Tokio Marine Holdings announced in February that it had completed the acquisition of New York-based Privilege Underwriters Inc. and its subsidiaries, known as Pure Group, which specializes in the U.S. high net worth insurance market. The acquisition price was $3.1 billion (approximately JPY 325.5B). The deal was completed through Tokio Marine’s wholly owned subsidiary HCC Insurance Holdings, Inc. Tokio Marine acquired 100% of Privilege Underwriters Inc.’s shares from existing shareholders that include Stone Point (51%), KKR (34%), AXA XL (10%), Pure management and others (5%).For 2018, Pure reported fee income of $229 million, a before-tax profit of $73 million and $963 million premiums under management. Its business profile is composed of homeowners (57%), auto (23%), inland marine (9%), and other lines for high-net worth clients.
Zurich Insurance and Farmers Exchanges in December agreed to buy MetLife’s U.S. property and casualty business for $3.94 billion, the insurers said, in an environment where the COVID-19 pandemic has made motor and home insurers more profitable. The Swiss insurer will contribute $2.43 billion to the deal through its Farmers Group Inc (FGI) unit, while the Farmers Exchanges will contribute $1.51 billion. The deal will give Farmers Exchanges, to which FGI provides administrative and management services, a nationwide presence in the U.S. and access to new distribution channels.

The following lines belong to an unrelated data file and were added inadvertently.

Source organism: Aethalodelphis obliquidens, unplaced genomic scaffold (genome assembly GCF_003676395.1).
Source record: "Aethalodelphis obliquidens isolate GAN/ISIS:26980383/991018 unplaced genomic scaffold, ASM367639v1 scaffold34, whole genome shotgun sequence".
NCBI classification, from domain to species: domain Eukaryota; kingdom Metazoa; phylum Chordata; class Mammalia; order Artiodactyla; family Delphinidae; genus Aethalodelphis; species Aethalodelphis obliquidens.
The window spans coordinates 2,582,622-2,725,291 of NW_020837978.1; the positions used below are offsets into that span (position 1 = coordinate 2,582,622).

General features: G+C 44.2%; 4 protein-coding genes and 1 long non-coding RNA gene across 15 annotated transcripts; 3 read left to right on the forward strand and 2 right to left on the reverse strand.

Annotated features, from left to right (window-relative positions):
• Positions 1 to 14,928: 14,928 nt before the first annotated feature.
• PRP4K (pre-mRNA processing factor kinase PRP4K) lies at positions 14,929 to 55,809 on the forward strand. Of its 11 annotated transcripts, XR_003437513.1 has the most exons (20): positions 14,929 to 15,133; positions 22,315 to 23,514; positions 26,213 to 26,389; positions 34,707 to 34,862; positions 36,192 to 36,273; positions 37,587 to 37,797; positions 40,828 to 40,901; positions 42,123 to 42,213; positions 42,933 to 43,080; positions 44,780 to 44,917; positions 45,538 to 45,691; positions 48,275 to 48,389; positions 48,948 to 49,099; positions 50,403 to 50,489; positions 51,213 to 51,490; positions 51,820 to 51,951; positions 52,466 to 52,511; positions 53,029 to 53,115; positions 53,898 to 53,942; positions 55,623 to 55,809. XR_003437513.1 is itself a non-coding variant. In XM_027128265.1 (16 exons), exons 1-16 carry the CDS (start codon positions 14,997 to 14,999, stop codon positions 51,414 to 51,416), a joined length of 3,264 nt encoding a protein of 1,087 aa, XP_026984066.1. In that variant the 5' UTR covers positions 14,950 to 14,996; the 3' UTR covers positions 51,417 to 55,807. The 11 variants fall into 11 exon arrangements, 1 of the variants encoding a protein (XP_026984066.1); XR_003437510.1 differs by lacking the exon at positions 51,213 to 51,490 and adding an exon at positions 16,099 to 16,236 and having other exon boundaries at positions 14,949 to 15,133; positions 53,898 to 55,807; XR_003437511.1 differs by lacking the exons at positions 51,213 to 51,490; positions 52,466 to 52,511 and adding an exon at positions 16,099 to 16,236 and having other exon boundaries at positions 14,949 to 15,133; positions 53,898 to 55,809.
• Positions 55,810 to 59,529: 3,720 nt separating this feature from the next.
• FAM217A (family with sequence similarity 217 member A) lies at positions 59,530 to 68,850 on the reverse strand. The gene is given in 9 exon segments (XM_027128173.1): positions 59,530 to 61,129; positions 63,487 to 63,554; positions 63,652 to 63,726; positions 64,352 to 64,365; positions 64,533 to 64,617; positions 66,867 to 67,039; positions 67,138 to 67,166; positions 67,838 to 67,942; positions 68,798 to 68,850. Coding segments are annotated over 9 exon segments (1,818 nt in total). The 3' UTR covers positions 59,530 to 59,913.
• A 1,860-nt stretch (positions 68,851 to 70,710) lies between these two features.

In February, healthcare liability insurer ProAssurance Corp. agreed to acquire medical professional liability insurer NORCAL Mutual Insurance Co. following NORCAL’s demutualization in a $450 million transaction. The combination is expected to create the nation’s third largest specialty writer of liability insurance for healthcare professionals and facilities. Pennsylvania-based NORCAL writes in 39 states. It reported $342 million in direct written premium in 2018 and $50 million net income. The company’s underwriting performance and overall profitability have “deteriorated sharply recently driven by significant adverse reserve development,” according to Fitch Ratings, which placed its “A” ratings for ProAssurance on negative watch following the deal announcement. Headquartered in Birmingham, Alabama, ProAssurance serves more than 54,000 healthcare providers in 49 states. The company had annualized medical professional liability gross written premium of approximately $475 million.